In the survey, Greenville placed just behind Delray Beach, Florida, one of the five Sunshine State cities in the Top 10.
Let’s Get Physical
The number of fitness centers available at low or no cost to eligible seniors through Medicare plans is roughly on par with the total of Starbucks locations nationwide. Want a mocha latte or a lotta motion?
Medicare plans that include programs such as Silver Sneakers, Renew Active and Silver&Fit offer their members access to more than 17,000 fitness centers, from name-brand, for-profit sweatshops to community nonprofit organizations. Locally, those include Kroc Center Greenville, Caine Halter Family YMCA and Senior Action, according to SilverSneakers’ location search.
Silver&Fit offers its “Healthy Aging and Exercise Program” to “eligible Medicare Advantage/Supplement beneficiaries and group retirees.” Members can access vast libraries of workout videos, along with countless in-person, online and on-demand classes, from cardio to Zumba, yoga to circuit training — all tailored to the silver set.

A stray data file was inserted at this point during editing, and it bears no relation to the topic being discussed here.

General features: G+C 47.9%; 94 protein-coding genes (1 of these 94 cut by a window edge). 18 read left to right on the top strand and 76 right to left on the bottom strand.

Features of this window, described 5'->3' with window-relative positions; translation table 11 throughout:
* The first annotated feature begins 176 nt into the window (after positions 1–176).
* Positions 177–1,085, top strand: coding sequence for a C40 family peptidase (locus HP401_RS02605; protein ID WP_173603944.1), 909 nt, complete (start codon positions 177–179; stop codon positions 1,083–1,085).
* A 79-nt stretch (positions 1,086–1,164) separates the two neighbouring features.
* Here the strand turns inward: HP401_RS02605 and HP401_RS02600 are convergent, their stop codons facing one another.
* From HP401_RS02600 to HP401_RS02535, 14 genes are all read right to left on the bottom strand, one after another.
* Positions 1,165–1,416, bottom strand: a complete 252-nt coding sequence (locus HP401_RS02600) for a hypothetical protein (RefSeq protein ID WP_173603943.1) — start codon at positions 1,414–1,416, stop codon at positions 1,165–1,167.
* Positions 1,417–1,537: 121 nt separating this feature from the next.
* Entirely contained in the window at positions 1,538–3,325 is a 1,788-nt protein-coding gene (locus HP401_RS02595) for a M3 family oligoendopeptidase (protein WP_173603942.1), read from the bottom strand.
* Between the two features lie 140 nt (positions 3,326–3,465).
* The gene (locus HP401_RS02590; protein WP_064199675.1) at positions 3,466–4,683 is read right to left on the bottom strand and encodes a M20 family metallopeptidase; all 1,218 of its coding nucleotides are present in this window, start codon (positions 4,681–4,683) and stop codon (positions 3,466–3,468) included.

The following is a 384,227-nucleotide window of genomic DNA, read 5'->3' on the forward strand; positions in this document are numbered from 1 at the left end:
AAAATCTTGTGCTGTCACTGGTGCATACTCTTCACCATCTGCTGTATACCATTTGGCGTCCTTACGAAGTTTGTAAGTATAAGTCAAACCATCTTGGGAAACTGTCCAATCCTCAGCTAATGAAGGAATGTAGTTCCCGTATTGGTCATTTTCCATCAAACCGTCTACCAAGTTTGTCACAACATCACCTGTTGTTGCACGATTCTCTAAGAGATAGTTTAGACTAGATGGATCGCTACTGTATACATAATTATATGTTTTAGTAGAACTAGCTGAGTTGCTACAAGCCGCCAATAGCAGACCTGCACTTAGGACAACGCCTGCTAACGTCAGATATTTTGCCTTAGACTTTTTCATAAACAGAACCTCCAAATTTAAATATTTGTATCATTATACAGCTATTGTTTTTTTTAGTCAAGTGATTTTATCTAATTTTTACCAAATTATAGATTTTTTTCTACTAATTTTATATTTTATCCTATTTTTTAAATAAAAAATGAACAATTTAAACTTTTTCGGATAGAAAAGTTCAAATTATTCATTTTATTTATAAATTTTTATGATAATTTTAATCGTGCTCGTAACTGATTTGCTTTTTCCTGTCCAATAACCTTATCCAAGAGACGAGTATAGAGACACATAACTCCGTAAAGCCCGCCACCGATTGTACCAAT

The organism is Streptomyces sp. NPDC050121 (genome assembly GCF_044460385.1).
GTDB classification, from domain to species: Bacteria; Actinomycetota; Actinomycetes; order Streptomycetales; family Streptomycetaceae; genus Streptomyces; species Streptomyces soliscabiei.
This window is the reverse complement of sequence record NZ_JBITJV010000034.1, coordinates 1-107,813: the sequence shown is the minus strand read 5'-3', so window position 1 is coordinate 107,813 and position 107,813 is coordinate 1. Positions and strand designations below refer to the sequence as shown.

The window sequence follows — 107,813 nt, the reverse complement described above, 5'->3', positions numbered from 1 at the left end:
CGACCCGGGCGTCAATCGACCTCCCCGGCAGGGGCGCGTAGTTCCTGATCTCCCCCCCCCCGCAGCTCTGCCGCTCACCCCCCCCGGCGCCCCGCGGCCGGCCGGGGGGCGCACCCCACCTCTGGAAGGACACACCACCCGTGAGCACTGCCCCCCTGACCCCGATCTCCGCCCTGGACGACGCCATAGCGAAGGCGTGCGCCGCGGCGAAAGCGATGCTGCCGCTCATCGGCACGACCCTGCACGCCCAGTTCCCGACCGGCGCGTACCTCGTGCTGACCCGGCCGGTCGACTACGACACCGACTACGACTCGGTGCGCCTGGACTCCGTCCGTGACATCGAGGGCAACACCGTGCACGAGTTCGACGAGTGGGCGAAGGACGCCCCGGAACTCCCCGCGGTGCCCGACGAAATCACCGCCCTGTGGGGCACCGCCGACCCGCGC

For eligibility and information about member benefits, visit:
Spotlight on Senior Action’s Soon-to-Open Facility
• Conference Center with seating for up to 400 people
• Expanded fitness and exercise space
• New Fine Arts Center with music, art, and movement studios (made possible by a gift from Greenville Women Giving)
Source: Senior Action
The Greenville area is home to several so-called active-adult communities, subdivisions exclusively for homeowners 55 and up. Here is a small sample:
- Swansgate, Greenville: 165 single-family homes and 24 condo units; clubhouse, swimming pool, pond, walking and bicycling trails.
- Cross Creek Cottages, Seneca: 32 homes in a neighborhood on the 18-hole Cross Creek Golf Club; 15,000-square-foot clubhouse, swimming pool.
- The Ravines at Spring Mill, Greer: Attached homes; community clubhouse with fitness center; heated pool.